Organizing Montanans to protect our water quality, family farms and ranches, and our unique quality of life.

Billings, MT   |


Northern Plains organizes family farmers and ranchers, small businesses, urban dwellers and rural residents to protect Montana's water, land, air, and working landscapes. We inspire and empower our members with the information, tools and skills necessary to give them an effective voice in the decisions that affect their lives. Our mission is to protect water quality, family farms and ranches and our unique quality of life and pass them on, unimpaired, to future generations.

Ruling year info


Executive Director

Maggie Gordon

Main address

220 S 27TH St Ste A

Billings, MT 59101 USA

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NTEE code info

Environmental Quality, Protection, and Beautification N.E.C. (C99)

Alliance/Advocacy Organizations (K01)

IRS filing requirement

This organization is required to file an IRS Form 990 or 990-EZ.

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Programs and results

What we aim to solve

SOURCE: Self-reported by organization

It is imperative that our nation not become even more committed to fossil fuels at this critical time, and that fossil fuels are not allowed to stifle the advance of renewable energy in America. People, land, and water should not unfairly bear the costs of fossil fuel extraction. In some cases, that means changing the way development is approached and ensuring that laws are enforced; in other cases, it means preventing development that is inherently unjust. Key issues on Northern Plains’ plate at this time include: *The future of coal, specifically making a just transition possible in Colstrip, MT, so this company town has an economic future. *Forcing the oil and gas industry to deal with waste responsibly, *Preventing irresponsible siting of major oil infrastructure. *Making renewable energy and energy efficiency more accessible to Montanans, including members of rural electric cooperatives. *Improving soil health. *Building citizen leaders. *Defending family-scale agriculture.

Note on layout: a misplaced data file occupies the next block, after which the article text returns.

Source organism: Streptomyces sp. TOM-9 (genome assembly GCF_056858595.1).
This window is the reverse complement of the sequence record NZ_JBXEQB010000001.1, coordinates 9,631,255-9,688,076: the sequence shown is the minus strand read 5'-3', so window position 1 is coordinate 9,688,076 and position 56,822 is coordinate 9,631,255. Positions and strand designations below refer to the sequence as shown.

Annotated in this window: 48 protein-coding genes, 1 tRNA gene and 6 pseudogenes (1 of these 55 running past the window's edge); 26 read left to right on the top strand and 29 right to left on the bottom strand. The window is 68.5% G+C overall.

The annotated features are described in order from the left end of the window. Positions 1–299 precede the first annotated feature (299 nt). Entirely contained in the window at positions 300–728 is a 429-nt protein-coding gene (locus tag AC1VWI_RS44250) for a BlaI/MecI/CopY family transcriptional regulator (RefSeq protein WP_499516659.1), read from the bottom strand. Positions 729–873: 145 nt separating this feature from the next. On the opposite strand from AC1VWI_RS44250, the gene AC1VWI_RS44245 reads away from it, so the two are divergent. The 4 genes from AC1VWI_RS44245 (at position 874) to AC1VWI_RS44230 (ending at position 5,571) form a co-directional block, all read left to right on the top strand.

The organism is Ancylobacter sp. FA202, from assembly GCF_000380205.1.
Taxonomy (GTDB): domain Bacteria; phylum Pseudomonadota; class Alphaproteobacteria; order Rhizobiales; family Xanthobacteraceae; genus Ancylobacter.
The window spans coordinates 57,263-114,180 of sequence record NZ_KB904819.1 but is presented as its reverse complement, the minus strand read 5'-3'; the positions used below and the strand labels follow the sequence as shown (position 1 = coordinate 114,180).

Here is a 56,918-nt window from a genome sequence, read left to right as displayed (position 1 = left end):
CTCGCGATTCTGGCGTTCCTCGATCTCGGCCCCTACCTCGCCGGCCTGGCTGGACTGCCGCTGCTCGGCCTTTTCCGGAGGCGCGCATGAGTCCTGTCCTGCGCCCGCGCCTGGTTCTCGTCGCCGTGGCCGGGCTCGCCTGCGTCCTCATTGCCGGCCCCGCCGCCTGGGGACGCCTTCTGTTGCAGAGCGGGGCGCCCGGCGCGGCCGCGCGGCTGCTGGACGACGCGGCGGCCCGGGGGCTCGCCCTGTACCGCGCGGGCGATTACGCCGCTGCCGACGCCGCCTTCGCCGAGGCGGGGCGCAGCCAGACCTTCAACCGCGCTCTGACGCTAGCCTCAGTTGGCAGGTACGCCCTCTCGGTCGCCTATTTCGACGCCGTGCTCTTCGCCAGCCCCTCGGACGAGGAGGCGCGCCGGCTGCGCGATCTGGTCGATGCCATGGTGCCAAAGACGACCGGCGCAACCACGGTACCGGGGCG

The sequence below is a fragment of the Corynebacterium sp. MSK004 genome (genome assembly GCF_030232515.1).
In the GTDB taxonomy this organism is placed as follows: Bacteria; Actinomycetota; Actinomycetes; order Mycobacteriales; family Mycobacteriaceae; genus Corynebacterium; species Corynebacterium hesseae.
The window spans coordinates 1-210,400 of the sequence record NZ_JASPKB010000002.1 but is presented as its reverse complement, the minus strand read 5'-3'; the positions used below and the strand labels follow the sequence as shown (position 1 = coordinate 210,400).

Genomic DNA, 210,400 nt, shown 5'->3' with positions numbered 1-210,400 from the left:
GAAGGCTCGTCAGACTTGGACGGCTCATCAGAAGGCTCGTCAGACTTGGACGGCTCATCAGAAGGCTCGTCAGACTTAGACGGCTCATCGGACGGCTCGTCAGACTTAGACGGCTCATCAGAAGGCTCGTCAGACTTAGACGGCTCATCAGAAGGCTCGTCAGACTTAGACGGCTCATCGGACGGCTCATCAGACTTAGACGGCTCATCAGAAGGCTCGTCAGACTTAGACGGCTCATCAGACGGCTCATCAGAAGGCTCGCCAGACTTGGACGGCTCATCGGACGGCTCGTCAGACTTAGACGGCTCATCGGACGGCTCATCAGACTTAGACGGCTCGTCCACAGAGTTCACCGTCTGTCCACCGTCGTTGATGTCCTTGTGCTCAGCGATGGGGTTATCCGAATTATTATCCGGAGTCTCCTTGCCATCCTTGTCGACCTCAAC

Our programs

SOURCE: Self-reported by organization

What are the organization's current programs, how do they measure success, and who do the programs serve?

Energy, Agriculture, Good Neighbor Agreement, Civic Engagement

a) Our work to address fossil fuel energy issues concentrates on two main areas – coal mining and export, and oil and gas development.
b) We are seeking hopeful and practical ways to expand use of the "low-hanging fruit” of energy: energy efficiency, especially in buildings.
Northern Plains’ vision of agriculture is one where food is produced by families and processed by local-based companies rather than the large industrialized system that currently exists. We believe that a healthy family farm and ranch economy is more critical to Montana’s long-term future that the destructive and short-term extraction of fossil fuels.
This legally-binding agreement with the Stillwater Mining Company protects two vital watersheds where North America’s only platinum/palladium mine operates.
Northern Plains believes in and works to promote citizen engagement in decisions that affect our communities. Our theory of change depends on it.

Population(s) Served

Where we work

Our Sustainable Development Goals

SOURCE: Self-reported by organization

Learn more about Sustainable Development Goals.

Goals & Strategy

SOURCE: Self-reported by organization

Learn about the organization's key goals, strategies, capabilities, and progress.

Charting impact

Four powerful questions that require reflection about what really matters - results.

Northern Plains works toward social justice, civic engagement, environmental protection, democracy, rural vitality, and government accountability. These principles are evident throughout our work and across our issues. To accomplish our mission, our goals are to: